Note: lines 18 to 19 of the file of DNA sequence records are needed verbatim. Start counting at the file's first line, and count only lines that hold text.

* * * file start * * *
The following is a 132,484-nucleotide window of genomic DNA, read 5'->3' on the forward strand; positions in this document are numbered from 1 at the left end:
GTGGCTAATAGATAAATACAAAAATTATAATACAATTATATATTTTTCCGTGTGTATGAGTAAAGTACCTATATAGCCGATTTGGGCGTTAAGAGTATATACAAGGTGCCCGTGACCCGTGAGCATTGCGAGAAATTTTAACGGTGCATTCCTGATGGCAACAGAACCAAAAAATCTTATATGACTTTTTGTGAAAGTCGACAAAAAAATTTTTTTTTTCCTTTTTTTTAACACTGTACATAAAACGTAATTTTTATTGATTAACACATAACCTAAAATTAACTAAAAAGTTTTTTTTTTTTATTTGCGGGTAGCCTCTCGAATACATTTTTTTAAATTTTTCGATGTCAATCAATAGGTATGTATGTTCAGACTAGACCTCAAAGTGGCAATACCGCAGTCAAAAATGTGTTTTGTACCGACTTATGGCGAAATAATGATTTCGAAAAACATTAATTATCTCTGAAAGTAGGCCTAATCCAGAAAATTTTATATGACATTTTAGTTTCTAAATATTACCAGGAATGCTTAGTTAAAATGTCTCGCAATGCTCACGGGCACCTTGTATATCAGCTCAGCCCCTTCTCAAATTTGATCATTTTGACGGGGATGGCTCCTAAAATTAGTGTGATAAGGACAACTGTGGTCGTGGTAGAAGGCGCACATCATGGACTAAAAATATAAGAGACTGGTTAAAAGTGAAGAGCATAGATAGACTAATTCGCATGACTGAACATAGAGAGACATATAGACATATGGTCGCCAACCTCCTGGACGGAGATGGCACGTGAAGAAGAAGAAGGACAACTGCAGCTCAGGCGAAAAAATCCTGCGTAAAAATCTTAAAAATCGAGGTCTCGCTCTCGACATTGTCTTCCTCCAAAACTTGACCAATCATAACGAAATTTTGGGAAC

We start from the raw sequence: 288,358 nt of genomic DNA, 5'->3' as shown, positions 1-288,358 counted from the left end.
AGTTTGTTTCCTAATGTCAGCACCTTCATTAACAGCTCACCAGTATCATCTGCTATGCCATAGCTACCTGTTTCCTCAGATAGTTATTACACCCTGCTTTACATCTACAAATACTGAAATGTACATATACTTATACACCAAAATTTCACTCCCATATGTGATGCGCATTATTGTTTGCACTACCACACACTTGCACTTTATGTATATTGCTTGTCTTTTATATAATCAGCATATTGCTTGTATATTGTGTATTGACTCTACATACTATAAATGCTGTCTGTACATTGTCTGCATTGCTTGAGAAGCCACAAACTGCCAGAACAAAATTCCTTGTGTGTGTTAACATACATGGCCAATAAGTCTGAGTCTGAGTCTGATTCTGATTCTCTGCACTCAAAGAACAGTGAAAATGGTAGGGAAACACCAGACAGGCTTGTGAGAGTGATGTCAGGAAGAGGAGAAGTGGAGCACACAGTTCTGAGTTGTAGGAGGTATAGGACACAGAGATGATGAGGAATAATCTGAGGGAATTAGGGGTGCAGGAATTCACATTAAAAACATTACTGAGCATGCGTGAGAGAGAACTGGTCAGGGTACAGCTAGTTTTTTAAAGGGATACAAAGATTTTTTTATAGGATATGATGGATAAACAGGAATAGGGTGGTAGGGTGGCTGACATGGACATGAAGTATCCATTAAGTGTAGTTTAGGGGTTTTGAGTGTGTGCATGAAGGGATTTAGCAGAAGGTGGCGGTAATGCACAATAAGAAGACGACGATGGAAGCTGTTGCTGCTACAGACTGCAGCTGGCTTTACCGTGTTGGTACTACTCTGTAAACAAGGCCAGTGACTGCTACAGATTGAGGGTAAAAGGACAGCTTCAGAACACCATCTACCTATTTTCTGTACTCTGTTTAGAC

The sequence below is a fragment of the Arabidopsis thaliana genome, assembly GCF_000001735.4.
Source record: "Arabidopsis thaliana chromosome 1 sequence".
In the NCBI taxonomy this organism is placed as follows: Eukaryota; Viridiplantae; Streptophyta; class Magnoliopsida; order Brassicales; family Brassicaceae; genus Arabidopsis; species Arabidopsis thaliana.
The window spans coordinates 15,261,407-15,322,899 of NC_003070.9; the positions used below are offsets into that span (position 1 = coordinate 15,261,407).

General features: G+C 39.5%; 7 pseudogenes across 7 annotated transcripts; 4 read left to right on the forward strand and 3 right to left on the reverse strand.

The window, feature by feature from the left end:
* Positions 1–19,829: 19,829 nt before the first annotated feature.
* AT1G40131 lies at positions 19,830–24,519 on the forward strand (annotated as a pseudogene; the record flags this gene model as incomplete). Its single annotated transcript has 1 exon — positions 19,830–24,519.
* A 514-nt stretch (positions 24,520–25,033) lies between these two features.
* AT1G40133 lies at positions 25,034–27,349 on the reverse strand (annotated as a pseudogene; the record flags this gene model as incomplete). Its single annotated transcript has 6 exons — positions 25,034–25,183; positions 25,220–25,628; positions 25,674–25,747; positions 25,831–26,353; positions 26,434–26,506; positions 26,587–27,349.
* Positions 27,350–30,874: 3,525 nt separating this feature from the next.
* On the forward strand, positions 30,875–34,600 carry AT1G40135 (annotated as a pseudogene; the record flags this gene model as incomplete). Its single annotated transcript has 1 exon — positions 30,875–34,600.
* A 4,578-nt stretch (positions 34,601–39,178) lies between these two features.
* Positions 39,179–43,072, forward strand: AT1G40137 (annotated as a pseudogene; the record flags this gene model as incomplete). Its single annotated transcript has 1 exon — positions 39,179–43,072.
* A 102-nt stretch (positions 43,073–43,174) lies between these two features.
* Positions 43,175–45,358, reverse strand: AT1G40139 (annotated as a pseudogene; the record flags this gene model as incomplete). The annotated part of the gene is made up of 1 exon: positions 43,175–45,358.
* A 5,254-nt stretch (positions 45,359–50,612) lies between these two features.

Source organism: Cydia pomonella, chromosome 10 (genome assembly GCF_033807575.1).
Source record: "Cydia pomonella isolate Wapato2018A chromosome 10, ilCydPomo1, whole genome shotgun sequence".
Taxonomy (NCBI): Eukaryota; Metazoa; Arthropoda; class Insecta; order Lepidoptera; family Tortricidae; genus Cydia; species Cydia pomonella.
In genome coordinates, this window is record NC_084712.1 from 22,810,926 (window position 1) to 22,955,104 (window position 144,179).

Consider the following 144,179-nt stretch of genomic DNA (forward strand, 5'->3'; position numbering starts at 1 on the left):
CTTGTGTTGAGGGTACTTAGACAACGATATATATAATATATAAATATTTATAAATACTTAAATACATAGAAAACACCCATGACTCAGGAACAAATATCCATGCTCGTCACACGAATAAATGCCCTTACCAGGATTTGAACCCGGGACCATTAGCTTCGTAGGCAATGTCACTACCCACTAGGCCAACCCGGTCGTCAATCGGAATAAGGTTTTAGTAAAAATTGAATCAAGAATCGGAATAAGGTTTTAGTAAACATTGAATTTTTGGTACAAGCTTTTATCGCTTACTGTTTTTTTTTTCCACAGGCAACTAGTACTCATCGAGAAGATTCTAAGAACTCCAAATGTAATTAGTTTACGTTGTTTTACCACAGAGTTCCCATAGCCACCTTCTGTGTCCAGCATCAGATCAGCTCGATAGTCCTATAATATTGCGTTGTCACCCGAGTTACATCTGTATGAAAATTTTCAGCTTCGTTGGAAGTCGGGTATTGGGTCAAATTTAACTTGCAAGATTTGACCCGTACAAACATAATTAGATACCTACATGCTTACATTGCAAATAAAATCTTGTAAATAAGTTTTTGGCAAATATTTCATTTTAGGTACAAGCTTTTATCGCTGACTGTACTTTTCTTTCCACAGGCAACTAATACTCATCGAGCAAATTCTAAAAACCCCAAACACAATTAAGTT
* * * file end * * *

* Positions 39,179–43,072, forward strand: AT1G40137 (annotated as a pseudogene; the record flags this gene model as incomplete). Its single annotated transcript has 1 exon — positions 39,179–43,072.
* A 102-nt stretch (positions 43,073–43,174) lies between these two features.